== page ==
Thanks, Mike

3 of 3: Value of design and the non-profit sector

By Peer Water Exchange Posted on Mon 19 Dec 2011, almost 11 years ago

The part i have the hardest time in this model is the provision of 'free' services by the Rain Center.

The 300 RWH systems designed by the rain center were done with no fees. Arghyam (and i hope they participate in this review) has supported your work, which is great.

However, the users have not put a value on your work and it seems that this type of work is expected to be done for free. This model does not help the many others (including Vishwanath and Rain Water Club) who are doing similar work.

I feel that just like how the Rain Center brought 15 contractors together, the folks who design RWH systems should come together to ensure that their knowledge, work, and wisdom is valued.

I am not trying to make profit centers out of these non-profits, but i see so often folks ask for a design, get a free drawing then they sit on it or go elsewhere. We need to ensure that such services are not taken lightly and they are valued.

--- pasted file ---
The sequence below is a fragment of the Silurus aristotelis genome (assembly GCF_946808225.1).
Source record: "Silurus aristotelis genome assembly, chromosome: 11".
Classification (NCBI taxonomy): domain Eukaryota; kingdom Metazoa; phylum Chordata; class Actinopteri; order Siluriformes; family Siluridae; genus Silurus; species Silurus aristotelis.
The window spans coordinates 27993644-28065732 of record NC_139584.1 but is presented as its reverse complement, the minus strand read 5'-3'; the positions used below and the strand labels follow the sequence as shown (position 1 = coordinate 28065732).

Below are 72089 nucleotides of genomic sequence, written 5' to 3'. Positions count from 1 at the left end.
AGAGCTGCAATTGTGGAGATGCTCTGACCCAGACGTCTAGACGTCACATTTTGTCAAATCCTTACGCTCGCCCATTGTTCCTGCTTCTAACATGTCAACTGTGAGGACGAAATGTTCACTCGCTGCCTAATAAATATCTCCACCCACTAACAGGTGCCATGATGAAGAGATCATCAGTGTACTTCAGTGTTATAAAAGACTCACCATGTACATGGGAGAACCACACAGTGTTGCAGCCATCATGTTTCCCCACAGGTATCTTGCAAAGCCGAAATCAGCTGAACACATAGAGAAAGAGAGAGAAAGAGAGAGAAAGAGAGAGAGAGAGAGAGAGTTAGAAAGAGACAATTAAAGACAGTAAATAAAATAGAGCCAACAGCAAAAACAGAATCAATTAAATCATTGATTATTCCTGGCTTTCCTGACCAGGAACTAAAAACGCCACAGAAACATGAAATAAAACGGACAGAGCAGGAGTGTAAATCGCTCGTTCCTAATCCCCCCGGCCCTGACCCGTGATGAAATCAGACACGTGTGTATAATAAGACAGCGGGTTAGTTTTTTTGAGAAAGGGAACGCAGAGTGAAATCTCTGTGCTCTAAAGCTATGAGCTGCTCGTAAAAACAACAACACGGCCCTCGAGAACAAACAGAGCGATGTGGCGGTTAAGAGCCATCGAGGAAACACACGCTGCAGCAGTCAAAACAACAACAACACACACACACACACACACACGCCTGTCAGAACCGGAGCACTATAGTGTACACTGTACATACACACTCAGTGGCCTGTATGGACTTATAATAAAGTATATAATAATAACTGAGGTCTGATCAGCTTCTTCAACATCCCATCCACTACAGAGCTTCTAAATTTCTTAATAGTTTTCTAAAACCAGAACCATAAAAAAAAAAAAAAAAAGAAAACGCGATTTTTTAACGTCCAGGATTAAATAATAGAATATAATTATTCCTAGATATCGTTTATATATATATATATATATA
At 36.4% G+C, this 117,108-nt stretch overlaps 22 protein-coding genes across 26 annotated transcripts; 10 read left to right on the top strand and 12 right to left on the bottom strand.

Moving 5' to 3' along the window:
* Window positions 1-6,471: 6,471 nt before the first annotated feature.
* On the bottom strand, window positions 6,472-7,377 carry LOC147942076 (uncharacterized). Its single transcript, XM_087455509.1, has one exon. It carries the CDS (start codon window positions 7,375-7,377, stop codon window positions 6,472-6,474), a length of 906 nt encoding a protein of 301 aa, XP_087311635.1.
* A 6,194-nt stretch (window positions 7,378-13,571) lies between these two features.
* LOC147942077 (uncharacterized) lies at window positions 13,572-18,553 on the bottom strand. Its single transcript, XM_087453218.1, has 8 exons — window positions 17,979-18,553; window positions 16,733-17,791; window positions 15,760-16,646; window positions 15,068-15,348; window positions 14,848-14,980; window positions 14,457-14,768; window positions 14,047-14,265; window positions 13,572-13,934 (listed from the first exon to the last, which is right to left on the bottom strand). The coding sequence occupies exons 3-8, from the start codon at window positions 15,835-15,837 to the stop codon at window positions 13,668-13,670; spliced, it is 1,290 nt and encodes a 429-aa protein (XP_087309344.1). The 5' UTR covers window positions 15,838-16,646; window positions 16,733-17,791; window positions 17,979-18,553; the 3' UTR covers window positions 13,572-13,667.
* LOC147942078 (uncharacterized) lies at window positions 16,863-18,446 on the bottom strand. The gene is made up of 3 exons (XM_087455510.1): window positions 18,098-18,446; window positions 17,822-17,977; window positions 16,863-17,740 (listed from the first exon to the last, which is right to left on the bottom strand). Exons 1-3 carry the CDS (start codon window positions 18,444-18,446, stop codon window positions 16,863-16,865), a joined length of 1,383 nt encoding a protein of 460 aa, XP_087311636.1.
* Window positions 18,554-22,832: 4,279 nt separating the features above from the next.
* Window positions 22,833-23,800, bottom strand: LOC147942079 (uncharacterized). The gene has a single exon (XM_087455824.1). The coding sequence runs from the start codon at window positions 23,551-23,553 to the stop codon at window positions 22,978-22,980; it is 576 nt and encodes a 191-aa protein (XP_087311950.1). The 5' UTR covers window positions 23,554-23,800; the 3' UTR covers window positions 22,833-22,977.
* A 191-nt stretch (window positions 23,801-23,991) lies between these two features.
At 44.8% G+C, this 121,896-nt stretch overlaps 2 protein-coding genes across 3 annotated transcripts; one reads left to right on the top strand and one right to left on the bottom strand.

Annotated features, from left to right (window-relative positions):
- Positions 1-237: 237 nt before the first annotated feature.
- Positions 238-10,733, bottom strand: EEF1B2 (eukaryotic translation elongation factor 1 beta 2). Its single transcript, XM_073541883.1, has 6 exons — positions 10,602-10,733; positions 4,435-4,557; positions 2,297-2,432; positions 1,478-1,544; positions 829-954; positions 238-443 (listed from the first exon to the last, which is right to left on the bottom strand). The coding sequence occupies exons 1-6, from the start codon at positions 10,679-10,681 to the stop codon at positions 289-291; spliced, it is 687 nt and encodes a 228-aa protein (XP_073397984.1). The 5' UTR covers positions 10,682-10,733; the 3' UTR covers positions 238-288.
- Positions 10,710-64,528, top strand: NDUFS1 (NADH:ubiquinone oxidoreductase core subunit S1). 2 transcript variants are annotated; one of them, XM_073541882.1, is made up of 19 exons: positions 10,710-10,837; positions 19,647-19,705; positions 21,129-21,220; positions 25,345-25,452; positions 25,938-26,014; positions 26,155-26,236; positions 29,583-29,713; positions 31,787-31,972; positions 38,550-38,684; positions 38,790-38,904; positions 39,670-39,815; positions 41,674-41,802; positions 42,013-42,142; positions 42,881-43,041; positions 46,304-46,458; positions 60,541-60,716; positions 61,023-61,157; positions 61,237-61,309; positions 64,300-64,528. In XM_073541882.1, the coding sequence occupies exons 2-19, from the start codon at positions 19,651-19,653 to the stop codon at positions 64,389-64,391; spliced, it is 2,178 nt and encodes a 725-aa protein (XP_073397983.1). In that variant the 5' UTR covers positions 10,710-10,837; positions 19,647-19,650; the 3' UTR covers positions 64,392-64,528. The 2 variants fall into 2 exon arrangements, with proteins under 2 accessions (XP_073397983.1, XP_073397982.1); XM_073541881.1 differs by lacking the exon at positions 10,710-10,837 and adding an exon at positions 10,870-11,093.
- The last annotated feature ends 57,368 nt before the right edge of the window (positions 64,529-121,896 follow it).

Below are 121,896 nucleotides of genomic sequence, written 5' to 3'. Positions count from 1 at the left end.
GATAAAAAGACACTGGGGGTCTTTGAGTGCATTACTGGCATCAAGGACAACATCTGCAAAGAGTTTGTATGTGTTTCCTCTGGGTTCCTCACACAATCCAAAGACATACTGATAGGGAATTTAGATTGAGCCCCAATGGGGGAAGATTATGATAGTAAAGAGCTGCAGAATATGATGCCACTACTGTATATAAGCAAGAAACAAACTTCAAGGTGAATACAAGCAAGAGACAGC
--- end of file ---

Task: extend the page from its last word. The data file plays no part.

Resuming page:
Regards,
Rajesh

3 of 3: Value of design and the non-profit sector

By Bank-On-Rain Posted on Tue 20 Dec 2011, almost 11 years ago

Rajesh,

You obviously have access to more than the meager information supplied in the profile and website for the rain center. Perhaps you or Sekhar Raghavan can share this information with other members of PWX?

Best regards, Mike

3 of 3: Value of design and the non-profit sector

By Peer Water Exchange Posted on Wed 21 Dec 2011, almost 11 years ago

Hi Mike,

I like the connections coming out of this discussion. I have met Sekhar Raghavan twice over the past 2 years and was impressed by what i have heard in a few minutes of conversation. My questions based on the little i have learnt are listed above.

I would like to put up all 300 of their apartment RWH projects on PWX and share the learnings and also start a mindset where value is given to the knowledge and design principles practiced by Rain Centers and Banks on Rain!

It would be good to have a meeting in Chennai.

Regards,
Rajesh

3 of 3: Value of design and the non-profit sector

By Bank-On-Rain Posted on Wed 21 Dec 2011, almost 11 years ago

Rajesh,

RWH for urban settings has not been discussed much, but may offer significant benefits. I'm eager to learn about the apartment installations.

Best regards,
Mike

3 of 3: Value of design and the non-profit sector

By Rainwater Club Posted on Tue 27 Dec 2011, almost 11 years ago